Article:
I feel I should preface this by saying the slime is for princes and kings, too. Any royalty would enjoy this preschool fairy tale sensory experience!
However, the girls in my class dubbed it “sparkly queen princess slime” one day . . . and that name stuck! This activity started out rather simply, then the preschool kiddos took it to new depths!
Find even more ideas for how to make slime with kids here.
Sensory play for a preschool fairy tale theme
It all started with a basic batch of slime (also known as “blubber” or “gak”). You only need two ingredients for this part (I may get commissions for purchases made through links in this post). I began with equal parts white glue and liquid starch, adding more glue until the texture was just right. It wasn’t an exact science, by any means. Through a bit of experimentation, we found we liked this recipe best:
Squeeze a bottle of white glue into a bowl. Add warm water to the empty glue bottle, shake, and pout into the bowl. Stir the glue and water with a large craft stick. Add liquid starch a little bit at a time, stirring after each addition. We’ve found the best amount of liquid starch is just under the same amount of glue. Knead the mixture until it gets to the right consistency.
Once the slime was ready, I placed it on one of the classroom tables with large craft gems. The children happily stretched the slime and played with it for a while, adding gems along the way. A few of our toy knights popped in, creating footprints in the slime. The kiddos observed that the footprints “disappeared” and the gems sunk when left in the slime for a while. Some fake flowers from a nearby sensory were added, as well.
Then some of the royal slime meandered over to our nature/science center, where I’d set up an invitation to play and create with rocks. The invitation included purple sand, which the children loved. They desperately wanted to see what would happen if purple sand was sprinkled all over the white slime.
I’ll be honest – the urge to say “no!” came in at this point, but I managed to stifle it. The kids weren’t hurting anything, we had more colored sand stored away for future use, and I really wanted to see where this was going!
The children broke off pieces of slime, rolled them in the sand, then placed them on a tray with rocks and fake flowers. The entire time they did this, they chattered away about baking cakes and pies for the queen of the fairies. Some children loved the imaginative play aspect. Others were captivated by the texture and movement of the sparkly, sandy slime.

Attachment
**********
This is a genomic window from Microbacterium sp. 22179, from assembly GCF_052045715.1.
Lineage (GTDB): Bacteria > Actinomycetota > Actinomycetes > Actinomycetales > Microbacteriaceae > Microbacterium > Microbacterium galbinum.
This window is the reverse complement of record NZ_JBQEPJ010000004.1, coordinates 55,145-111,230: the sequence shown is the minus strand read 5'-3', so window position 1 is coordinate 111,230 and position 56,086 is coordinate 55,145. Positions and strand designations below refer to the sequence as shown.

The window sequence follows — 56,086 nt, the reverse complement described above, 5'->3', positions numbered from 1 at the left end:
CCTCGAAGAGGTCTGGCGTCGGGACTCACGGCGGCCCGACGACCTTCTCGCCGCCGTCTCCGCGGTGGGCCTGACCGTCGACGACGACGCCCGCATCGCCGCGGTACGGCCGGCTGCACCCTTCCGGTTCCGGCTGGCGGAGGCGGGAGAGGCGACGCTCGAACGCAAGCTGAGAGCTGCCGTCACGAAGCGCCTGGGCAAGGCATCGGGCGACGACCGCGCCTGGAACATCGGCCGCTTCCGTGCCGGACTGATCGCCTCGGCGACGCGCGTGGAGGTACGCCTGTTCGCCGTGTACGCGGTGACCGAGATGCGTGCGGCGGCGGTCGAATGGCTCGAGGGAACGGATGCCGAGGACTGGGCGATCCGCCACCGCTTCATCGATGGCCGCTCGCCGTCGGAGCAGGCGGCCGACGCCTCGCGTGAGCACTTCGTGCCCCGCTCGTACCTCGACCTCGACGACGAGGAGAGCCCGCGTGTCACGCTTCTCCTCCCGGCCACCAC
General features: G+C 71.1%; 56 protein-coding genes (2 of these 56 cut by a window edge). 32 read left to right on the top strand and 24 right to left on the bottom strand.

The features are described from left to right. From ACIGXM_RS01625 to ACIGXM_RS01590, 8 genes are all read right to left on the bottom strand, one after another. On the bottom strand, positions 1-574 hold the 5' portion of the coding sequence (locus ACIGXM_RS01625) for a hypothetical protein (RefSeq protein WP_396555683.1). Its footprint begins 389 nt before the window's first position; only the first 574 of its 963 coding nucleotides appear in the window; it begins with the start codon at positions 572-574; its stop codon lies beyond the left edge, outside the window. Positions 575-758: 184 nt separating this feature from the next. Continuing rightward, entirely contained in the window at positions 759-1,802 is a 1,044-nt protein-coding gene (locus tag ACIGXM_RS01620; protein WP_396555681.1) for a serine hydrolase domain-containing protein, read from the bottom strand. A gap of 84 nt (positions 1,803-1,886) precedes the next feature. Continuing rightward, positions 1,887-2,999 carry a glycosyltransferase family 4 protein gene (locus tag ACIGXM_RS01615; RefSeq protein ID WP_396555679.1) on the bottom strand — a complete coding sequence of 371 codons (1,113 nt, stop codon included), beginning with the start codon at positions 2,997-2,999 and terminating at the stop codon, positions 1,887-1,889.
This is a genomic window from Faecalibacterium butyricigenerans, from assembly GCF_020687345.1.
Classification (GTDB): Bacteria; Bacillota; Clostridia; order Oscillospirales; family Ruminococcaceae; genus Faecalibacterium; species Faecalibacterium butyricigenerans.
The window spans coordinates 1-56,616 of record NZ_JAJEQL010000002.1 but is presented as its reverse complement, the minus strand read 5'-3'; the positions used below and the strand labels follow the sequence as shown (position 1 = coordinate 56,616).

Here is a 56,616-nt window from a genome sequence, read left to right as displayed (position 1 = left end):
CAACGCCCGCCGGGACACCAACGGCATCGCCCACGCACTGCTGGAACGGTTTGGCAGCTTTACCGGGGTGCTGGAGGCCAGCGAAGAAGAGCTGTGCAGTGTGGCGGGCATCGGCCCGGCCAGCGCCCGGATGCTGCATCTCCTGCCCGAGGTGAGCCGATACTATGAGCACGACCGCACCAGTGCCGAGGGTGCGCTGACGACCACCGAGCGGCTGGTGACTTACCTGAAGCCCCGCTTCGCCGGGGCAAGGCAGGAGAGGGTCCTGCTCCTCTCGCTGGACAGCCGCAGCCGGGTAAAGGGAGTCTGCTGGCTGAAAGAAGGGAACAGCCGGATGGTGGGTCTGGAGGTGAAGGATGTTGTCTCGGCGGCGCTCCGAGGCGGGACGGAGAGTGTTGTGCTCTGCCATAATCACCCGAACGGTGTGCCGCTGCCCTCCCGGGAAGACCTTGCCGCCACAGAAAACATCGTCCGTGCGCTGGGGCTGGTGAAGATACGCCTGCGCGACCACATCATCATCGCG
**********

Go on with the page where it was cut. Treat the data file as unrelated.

Once the slimy “baked goods” were done, the children went back to adding bling to the slime. Craft gems were pressed into the sandy slime, as were glass gems. Some added gems just for the feel of it, while others created faces and patterns in the slime.
The toy knights, dragons, and fairies decided to visit with the sparkly princess slime after a while. There was an elaborate royal wedding between the queen of the fairies and a prince, complete with outfits made out of slime.
At one point, the knights had to defend the slime from being taken by the “bad dragons”. You’ll be happy to know that the “good dragons” were allowed to attend the wedding.
After the wedding, everyone began getting sleepy. The children wrapped up the toys in blankets of slime and kissed them goodnight.
I think it’s pretty evident that my kiddos LOVED this preschool fairy tale slime! They used it for over an hour each day for a few weeks. There were days when every single one of my students was engaged with the slime at the same time. They were so focused on creating with it, playing and feeling it, and telling stories with it. At one point I told my director, “we could leave the room right now and they wouldn’t even notice it!”
We kept it stored in an airtight plastic container when not in use. We also added another batch of slime (this one was blue) to the mix after a few days.
What kind of sensory activities have you incorporated into your preschool fairy tale theme? Would you consider adding “sparkly queen princess slime” to the list? 🙂
If you’re looking for more amazingly slimy fun, please check out the following links —
- Mama.Papa.Bubba incorporated glass gems with slime during an awesome sensory play date
- Teach Preschool’s Rainbow Slime in Preschool
- Coffee Cup and Crayons’ How to Make Slime without Borax
- Learn Play Imagine’s Rainbow Slime
- Fun at Home with Kids’ Golden Glitter Slime
- Blog Me Mom’s 1-Ingredient Rainbow Slime
- Sow Sprout Play’s Fluffy Slime
- The 36th Avenue’s Glitter Slime Monsters
- Growing a Jeweled Rose’s Alphabet Slime
- A Pumpkin and a Princess’ Glow in the Dark Slime
- Teach Mama’s Snow Day Sparkle Slime
For more preschool fairy tale fun, please come by my Fairy Tale Pinterest Board.
Done-for-You Preschool Resources
Planning meaningful lessons for students week after week, all while balancing other teaching responsibilities and a personal life, can be a daunting task. That’s where Preschool Teacher 101 comes in to save you time!
Preschool Teacher 101 is excited to share with you some amazing lesson plans, activity packs, and other resources made specifically for preschool. We offer a wide variety of themes that are frequently used in preschool classrooms as well as some less common (but super interesting) themes. Click on the images below to learn more about some of our fairy tale-themed resources!
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This looks fun. I never tried this before..I might as well have a go at this slime..Thanks for the links of the recipes 🙂
Crystal @GrowingaJeweledrose says
Hey, thank you so much for linking back to one of my slime posts. I just happened to click through to read the fun the kids had with this super slime and saw the link. Grateful am I, always <3